Germany began conducting test shows as far back as August 2020, with Restart-19, prompting other nations including Spain, France, the Netherlands, the UK, Belgium and Luxembourg, to follow suit. See an extensive timeline of pilot projects here.

While the test shows haven’t necessarily guaranteed the security of the 2021 festival season – many of the aforementioned markets have already seen the summer season obliterated due to government restrictions – nations like the UK are surging towards a full reopening thanks to reassuring results from the government’s Events Research Programme.

 


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Norway tests would involve 15k people…staying at home

The Norwegian Institute of Public Health (NIPH) is proposing a number of test events that would involve a total of 30,000 people – half of which would not get to attend the concerts.

The Institute is envisaging several indoor concerts – which will most likely take place in Oslo in June – with up to 5,000 unmasked participants.

Both those attending the concert and those who are not will be tested before and after the event in order to compare infection rates at home and in the venue.

“We want a definite answer as to whether infection-testing the audience before they are admitted to a concert makes it as safe to go to a concert as to be at home and watch TV,” says Atle Fretheim who heads the research group at the NIPH.

Various other tests have taken place around Europe, including in Germany, Spain, the Netherlands and the UK.

“We want a definite answer as to whether it’s as safe to go to a concert as to be at home and watch TV”

Whether Norway’s test events can go ahead depends on the approval from the health authorities and the regional committee for medical research ethics.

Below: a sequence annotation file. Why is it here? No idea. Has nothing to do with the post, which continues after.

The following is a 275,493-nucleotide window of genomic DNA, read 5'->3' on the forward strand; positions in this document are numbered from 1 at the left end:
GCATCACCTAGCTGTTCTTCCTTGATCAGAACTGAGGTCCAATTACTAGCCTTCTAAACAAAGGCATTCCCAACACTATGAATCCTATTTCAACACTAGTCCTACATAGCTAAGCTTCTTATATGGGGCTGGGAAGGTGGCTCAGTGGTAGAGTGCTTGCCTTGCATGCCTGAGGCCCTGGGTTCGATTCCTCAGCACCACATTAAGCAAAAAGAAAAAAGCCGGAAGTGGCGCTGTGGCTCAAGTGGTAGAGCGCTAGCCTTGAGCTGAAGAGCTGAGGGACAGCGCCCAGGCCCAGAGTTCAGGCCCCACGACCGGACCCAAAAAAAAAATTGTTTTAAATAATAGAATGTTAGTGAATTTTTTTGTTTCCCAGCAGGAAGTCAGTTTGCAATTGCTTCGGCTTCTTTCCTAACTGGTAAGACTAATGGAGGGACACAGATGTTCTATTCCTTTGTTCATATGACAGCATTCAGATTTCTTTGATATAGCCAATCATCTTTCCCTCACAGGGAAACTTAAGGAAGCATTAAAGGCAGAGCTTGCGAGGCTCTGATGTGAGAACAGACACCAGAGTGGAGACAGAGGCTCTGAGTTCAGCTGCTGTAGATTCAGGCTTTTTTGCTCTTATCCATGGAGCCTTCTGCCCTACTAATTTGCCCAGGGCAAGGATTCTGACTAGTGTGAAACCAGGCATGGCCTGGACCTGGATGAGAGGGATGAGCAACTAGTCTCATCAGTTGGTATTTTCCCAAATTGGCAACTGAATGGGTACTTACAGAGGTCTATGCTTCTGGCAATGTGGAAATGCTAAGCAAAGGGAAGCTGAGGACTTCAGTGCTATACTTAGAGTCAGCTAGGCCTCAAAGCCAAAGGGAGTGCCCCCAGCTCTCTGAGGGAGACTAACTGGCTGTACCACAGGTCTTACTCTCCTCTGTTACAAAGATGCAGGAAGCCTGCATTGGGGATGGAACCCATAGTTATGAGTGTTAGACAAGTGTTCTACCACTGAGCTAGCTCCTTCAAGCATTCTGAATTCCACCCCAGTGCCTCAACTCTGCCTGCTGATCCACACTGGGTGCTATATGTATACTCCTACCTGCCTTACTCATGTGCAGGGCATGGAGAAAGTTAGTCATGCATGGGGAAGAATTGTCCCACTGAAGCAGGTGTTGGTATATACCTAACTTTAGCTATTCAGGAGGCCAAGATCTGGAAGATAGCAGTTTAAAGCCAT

According to Fretheim, the minister for culture’s working group – which includes Bergen Live and Øya Festival – and Norwegian Concert Organisers (Konsertarrangor) have backed the test series.

However, Konsertarrangor’s Tone Østerdal doubts the results will come back quickly enough to have an impact on Norway’s festival summer.

The Stavern Festival and OsloOslo have already been cancelled after the minister for culture announced preliminary guidelines which would restrict festivals to 2,000 attendees until June, 5,000 attendees until August and 10,000 thereafter.

The Danish government this week announced similar restrictions which will restrict events to 2,000 attendees until August, rather than June.

 


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Live Nation Norway cancels Tons of Rock 2021

Norway’s biggest rock and metal festival, Tons of Rock, is the first major Norwegian festival to cancel its 2021 edition.

The Live Nation-owned festival had been scheduled to take place in Ekebergsletta, Oslo, across three days in June but the organisers say this year’s event is not possible.

“Since the summer of 2020, we have been working on all possible scenarios and options to make it possible to complete the festival,” reads a statement on the festival’s website.

“It has been and is a difficult and demanding time, and it is now clear that it is not possible to hold the Tons of Rock Festival in 2021. This is very sad and frustrating for all of us in Tons of Rock, for the artists, suppliers, collaborators and mostly for our amazing audience from all over Norway and more than 50 nations.”

The Norwegian government previously announced a NOK 350 million cancellation insurance fund for festivals, allowing organisers to plan for this summer without the financial risk posed by a potential Covid outbreak.

“It has been and is a difficult and demanding time, and it is now clear that it’s not possible to hold the festival”